My mother loved a good sale. Chicken and ground round at a bargain at the A&P? Fill the freezer! Socks and underwear on sale at Sears? Stock up! Everything from Maxwell House Coffee to Viva paper towels, from Gleem tooth paste to Castile Shampoo was stocked in a storage room in our basement. The commercial 40 cu. ft. freezer was always full. My friends often laughed and said we had our own store in the basement. Personally, I thought my dear mother was eccentric and maybe even a bit nutty.
My father, had his own ways to economize. “You’re cold?” he’d say. “Put on a sweater.” Air conditioning? Not a chance in our house. “Shut the door, you’re letting the heat out!’ “Turn off the lights!” Paper? You’d better use both sides! Scraps went into a drawer for grocery lists and little notes. If I wanted money for spending, I had to earn it. Paper plates were exceedingly rare, even on picnics. Disposable anything was a novelty in our home. You need to go somewhere? Walk. No need to waste gas.
Together, my parents saved and reused rubber bands, string, and paper clips. Pencils were used till they were too small to hold comfortably. Old sheets and towels became rags for cleaning and polishing. Shoes were repaired, not replaced, as long as they still fit. On and on it went.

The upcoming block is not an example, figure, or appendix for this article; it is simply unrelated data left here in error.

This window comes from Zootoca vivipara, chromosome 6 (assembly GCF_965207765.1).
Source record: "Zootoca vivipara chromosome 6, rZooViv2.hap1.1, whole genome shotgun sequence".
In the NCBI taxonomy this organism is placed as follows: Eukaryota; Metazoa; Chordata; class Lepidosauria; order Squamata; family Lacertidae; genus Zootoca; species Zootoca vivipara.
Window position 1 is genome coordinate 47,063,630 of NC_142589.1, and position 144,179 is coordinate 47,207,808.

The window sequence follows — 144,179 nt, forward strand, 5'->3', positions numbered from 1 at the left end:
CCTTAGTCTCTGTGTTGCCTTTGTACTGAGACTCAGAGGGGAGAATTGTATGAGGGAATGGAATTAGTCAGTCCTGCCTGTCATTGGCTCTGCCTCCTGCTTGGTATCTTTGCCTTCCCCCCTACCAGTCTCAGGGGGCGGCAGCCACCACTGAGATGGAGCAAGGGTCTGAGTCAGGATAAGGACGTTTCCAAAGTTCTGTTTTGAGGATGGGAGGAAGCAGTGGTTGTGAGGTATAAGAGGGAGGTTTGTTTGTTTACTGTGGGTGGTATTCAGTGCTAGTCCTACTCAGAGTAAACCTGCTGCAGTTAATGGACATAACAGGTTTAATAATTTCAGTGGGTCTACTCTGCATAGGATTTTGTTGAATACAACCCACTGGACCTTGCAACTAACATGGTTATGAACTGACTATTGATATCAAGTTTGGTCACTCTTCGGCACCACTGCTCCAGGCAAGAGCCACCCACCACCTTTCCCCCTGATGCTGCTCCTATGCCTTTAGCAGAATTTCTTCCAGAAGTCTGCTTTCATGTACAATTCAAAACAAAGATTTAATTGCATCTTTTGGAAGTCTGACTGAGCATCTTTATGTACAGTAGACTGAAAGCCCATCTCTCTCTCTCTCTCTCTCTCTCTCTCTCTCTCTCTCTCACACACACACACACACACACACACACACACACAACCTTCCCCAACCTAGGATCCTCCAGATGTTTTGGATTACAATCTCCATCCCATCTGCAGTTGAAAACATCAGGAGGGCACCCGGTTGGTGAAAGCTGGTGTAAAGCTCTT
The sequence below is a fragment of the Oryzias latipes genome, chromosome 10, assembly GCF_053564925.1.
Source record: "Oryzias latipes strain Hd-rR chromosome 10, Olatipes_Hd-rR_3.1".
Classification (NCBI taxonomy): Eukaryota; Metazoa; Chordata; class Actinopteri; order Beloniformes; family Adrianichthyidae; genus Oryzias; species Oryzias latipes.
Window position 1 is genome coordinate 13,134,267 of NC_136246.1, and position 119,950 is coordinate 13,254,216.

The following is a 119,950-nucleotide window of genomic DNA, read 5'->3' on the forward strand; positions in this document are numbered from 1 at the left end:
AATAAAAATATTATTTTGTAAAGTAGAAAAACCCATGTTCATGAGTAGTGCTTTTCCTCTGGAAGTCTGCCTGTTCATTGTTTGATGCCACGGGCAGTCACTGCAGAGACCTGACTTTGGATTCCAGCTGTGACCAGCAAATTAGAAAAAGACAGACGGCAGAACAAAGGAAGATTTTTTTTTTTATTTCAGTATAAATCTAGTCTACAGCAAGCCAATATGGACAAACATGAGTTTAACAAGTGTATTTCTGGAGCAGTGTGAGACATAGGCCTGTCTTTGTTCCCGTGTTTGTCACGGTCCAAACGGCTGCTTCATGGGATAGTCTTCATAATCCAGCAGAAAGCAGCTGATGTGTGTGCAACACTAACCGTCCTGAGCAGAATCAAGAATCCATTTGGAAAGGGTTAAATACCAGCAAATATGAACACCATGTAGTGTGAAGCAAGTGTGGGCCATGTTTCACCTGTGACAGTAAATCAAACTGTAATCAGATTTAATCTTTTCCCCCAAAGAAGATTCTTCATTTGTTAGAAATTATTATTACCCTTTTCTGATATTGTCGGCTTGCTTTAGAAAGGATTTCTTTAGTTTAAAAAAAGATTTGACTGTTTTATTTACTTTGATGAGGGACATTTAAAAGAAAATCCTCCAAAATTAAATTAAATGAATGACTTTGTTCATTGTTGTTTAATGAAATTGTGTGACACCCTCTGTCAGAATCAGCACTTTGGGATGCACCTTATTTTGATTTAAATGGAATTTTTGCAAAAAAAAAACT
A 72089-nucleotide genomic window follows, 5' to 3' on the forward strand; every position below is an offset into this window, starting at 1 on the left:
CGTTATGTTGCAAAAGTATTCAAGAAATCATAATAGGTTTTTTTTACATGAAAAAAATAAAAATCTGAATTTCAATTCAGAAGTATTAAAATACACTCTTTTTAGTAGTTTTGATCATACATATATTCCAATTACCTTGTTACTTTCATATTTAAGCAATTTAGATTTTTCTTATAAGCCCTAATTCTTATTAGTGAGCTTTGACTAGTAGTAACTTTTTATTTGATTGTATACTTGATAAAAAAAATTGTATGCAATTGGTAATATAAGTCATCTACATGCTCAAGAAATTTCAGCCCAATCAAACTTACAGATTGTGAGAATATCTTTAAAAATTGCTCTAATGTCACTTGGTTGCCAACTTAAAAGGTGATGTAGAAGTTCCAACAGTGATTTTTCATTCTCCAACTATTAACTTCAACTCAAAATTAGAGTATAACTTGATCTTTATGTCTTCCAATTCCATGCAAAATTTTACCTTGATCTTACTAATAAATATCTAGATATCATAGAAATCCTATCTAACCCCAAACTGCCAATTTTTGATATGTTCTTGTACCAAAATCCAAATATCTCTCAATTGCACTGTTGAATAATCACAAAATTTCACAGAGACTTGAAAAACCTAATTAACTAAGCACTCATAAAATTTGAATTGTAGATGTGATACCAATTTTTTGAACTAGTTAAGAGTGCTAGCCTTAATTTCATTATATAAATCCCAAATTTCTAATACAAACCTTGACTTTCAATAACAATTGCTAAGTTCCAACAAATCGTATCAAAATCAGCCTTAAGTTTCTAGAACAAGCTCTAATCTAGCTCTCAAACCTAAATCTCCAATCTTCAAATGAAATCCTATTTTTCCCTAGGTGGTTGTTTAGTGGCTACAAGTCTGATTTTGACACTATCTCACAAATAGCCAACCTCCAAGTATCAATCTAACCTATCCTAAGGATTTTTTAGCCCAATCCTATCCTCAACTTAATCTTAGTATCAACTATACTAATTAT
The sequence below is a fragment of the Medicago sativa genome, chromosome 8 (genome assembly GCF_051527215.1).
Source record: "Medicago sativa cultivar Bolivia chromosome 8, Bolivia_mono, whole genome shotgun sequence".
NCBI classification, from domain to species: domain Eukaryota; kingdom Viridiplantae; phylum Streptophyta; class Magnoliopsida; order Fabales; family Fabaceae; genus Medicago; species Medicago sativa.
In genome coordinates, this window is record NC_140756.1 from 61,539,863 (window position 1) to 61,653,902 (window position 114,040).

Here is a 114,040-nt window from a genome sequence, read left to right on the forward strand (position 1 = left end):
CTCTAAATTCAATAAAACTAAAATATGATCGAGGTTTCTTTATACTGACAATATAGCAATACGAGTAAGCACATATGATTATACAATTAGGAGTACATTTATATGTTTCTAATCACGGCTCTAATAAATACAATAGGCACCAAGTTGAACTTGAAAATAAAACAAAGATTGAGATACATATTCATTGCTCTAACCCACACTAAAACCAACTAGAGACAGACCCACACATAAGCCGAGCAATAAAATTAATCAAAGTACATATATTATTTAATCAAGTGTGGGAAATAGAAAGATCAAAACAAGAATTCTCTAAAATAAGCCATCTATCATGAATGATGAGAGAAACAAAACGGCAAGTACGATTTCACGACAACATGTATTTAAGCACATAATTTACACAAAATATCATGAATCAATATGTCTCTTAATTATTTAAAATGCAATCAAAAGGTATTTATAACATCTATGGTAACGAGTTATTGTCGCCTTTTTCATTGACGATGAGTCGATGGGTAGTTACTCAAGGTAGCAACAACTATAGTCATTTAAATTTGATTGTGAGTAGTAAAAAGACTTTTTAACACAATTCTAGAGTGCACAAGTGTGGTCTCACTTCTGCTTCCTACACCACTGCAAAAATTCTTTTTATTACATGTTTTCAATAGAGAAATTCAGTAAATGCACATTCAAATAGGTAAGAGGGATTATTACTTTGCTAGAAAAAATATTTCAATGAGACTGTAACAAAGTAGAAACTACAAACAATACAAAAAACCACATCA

I still remember feeling slightly embarrassed by their frugal ways. At the time, I thought they were just cheap. Now, I understand and have grown to respect and admire their ingenuity and determination. The older I get and the worse this economy gets, the more I appreciate the lessons they taught me. Of course, I didn’t always live those lessons. I’ve wasted my share of just about everything imaginable. But here I am now sitting at my desk wearing a cozy sweater. For dinner, I plan to turn leftover pasta con pesto into a delicious frittata. I have a little stack of paper “scraps” sitting in my desk for lists and little notes. Next to that are small jars I scraped out well, washed and carefully removed the labels from. They’re filled with rubber bands, string, and paper clips. Old towels serve as rags in my kitchen in place of paper towels. My freezer is full of homemade pies and baked goods I made last summer and fall, as well as meats and other items all purchased on sale, of course.
I’ll bet my grandson thinks I’m a bit nutty. Just the thought makes me smile. I only hope he is watching and learning and that he will be wiser than I. I hope his entire generation will grow up to be thrifty and not be as wasteful as my generation was. We have taken far too long to learn the lessons of the Great Depression; perhaps his generation will do better.